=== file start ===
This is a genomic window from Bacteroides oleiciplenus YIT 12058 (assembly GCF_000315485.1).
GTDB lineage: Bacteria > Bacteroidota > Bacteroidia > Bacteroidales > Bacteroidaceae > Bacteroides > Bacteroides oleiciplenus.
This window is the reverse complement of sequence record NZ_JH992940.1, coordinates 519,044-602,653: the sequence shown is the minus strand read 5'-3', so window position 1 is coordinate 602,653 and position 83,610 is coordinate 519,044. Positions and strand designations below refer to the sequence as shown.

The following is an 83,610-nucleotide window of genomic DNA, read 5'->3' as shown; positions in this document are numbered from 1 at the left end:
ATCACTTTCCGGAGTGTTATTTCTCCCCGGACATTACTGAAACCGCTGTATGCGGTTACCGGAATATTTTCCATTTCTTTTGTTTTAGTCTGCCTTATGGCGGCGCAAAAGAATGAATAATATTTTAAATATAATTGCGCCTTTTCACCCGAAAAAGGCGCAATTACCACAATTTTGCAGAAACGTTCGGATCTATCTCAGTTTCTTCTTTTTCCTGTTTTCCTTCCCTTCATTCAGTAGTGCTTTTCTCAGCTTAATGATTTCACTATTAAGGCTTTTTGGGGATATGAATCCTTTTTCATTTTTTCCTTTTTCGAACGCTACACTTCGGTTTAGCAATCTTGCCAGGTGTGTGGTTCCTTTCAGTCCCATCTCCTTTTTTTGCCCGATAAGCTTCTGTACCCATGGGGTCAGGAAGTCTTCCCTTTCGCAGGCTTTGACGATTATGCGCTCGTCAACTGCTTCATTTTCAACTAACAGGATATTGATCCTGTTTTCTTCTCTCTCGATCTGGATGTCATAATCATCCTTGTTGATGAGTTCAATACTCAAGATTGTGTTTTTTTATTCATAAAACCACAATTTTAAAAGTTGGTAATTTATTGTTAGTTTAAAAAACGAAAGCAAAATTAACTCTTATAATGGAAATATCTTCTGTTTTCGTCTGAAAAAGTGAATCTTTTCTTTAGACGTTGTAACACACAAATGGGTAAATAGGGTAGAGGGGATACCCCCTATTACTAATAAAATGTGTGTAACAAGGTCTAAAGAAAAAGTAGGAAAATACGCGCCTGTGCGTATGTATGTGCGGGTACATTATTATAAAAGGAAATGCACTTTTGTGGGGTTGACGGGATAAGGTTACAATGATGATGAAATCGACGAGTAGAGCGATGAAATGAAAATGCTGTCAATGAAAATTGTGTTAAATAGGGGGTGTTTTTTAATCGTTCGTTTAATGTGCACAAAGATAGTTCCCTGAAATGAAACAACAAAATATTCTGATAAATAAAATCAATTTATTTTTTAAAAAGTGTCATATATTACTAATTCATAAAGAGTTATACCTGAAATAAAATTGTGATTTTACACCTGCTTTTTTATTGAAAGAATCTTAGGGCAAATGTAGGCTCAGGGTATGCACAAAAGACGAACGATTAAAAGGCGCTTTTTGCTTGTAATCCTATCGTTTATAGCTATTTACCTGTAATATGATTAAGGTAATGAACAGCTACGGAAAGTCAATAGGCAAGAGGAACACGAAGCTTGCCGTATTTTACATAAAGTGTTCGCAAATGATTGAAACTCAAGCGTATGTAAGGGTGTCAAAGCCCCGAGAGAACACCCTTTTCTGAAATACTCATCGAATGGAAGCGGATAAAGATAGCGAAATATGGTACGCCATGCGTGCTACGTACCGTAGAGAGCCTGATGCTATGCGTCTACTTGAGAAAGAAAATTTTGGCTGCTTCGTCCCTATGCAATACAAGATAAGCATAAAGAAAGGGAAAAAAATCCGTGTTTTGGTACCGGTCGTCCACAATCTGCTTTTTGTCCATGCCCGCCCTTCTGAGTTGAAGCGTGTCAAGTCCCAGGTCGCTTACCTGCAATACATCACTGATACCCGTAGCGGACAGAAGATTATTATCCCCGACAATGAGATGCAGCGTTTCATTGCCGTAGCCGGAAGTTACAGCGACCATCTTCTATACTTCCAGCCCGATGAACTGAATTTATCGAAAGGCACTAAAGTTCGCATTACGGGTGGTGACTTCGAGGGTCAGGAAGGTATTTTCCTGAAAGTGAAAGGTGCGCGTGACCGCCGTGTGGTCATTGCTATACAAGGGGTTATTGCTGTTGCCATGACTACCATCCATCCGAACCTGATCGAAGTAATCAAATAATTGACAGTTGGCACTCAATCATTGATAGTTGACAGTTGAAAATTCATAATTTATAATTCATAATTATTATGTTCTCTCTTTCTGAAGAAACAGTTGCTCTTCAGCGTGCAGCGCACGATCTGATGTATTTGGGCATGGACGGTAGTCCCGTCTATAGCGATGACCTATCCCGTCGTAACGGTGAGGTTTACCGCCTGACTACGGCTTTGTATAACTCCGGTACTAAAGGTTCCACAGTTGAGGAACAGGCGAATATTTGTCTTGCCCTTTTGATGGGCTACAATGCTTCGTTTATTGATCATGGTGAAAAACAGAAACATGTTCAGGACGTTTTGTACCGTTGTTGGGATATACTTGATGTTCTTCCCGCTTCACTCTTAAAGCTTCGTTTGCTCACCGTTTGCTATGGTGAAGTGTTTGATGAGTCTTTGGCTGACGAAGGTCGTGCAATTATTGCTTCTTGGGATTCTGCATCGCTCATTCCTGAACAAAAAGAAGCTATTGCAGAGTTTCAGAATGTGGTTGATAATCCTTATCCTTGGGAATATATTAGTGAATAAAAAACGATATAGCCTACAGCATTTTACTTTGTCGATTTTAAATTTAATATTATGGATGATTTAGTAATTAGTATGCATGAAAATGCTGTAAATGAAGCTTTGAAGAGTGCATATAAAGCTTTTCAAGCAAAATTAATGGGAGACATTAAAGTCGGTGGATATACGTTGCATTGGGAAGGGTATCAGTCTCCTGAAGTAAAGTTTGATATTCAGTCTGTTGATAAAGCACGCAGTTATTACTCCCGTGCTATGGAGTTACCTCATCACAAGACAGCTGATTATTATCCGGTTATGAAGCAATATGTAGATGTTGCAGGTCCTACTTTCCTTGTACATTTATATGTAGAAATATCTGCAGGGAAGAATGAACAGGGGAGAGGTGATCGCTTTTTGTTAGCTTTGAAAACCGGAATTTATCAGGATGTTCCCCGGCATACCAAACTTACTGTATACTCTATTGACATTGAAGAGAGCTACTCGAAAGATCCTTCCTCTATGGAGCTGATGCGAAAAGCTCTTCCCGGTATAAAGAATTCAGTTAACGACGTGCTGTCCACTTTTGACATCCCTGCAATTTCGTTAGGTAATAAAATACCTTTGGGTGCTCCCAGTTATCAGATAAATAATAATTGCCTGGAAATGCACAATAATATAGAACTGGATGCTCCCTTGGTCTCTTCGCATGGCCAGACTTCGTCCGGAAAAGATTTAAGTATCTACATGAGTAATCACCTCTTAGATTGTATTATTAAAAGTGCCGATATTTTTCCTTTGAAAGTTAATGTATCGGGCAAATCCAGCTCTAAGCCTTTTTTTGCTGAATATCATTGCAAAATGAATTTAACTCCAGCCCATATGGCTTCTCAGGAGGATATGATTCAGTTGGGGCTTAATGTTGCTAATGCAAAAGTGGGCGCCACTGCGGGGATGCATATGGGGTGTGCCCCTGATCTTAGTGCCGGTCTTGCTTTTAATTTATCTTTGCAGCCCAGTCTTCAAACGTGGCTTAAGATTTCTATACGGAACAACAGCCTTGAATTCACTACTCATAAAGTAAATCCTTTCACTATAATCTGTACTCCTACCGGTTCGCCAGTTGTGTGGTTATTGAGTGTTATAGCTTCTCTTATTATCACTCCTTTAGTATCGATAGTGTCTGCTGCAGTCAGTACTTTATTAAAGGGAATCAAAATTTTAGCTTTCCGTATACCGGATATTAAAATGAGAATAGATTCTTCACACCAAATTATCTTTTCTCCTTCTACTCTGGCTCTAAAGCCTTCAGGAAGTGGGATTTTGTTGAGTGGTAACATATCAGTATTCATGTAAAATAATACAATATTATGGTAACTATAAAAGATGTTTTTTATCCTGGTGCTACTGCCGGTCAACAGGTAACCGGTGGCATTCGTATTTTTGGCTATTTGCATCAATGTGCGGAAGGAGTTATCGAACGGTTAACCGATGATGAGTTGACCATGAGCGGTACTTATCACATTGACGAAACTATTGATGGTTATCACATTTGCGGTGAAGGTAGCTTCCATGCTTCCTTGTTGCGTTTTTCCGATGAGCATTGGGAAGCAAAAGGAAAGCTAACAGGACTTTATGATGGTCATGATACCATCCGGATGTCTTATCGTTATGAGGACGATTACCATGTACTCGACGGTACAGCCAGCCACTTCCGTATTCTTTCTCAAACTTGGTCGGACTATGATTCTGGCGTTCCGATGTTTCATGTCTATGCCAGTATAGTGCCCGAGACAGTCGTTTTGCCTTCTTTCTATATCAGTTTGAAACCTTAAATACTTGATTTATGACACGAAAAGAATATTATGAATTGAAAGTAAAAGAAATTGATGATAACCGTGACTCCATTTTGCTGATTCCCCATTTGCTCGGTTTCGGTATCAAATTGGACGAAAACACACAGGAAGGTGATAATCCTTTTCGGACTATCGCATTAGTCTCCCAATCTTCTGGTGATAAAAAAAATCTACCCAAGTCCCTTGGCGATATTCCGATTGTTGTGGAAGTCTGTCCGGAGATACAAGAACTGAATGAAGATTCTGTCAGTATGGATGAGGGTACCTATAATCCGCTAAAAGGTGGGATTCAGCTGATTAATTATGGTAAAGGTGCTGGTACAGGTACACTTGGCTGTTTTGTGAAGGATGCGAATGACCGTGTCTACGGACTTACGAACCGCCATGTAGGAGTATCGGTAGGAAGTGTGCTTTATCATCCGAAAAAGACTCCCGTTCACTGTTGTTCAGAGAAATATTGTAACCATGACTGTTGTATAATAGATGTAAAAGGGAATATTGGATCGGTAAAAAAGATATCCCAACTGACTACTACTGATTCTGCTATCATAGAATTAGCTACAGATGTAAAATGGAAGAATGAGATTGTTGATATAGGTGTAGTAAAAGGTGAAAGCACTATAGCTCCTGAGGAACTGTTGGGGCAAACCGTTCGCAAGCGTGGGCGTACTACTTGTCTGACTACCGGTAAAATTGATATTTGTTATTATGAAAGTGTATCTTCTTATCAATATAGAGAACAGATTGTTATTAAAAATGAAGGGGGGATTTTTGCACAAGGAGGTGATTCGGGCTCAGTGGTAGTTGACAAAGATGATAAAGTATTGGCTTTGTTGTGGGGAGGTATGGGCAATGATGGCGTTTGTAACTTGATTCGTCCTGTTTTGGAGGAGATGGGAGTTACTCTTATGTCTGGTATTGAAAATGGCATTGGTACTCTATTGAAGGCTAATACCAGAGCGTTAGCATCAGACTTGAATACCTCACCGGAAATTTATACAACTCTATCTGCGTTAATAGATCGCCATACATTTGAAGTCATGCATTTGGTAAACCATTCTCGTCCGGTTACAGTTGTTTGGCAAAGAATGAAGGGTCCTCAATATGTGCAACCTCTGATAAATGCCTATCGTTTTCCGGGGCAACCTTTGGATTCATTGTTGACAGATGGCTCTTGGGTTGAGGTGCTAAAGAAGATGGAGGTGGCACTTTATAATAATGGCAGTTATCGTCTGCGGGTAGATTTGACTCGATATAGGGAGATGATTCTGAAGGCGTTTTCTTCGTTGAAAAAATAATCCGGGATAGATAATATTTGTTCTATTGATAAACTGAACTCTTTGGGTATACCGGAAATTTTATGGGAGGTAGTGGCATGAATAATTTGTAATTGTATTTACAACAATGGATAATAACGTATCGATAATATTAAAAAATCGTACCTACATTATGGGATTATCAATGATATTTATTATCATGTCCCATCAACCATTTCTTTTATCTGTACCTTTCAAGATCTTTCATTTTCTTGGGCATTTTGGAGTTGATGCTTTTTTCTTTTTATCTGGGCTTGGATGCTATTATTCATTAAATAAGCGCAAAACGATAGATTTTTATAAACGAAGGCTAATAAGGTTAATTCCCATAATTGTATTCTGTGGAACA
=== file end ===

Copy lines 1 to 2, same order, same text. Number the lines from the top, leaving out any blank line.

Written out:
This is a genomic window from Bacteroides oleiciplenus YIT 12058 (assembly GCF_000315485.1).
GTDB lineage: Bacteria > Bacteroidota > Bacteroidia > Bacteroidales > Bacteroidaceae > Bacteroides > Bacteroides oleiciplenus.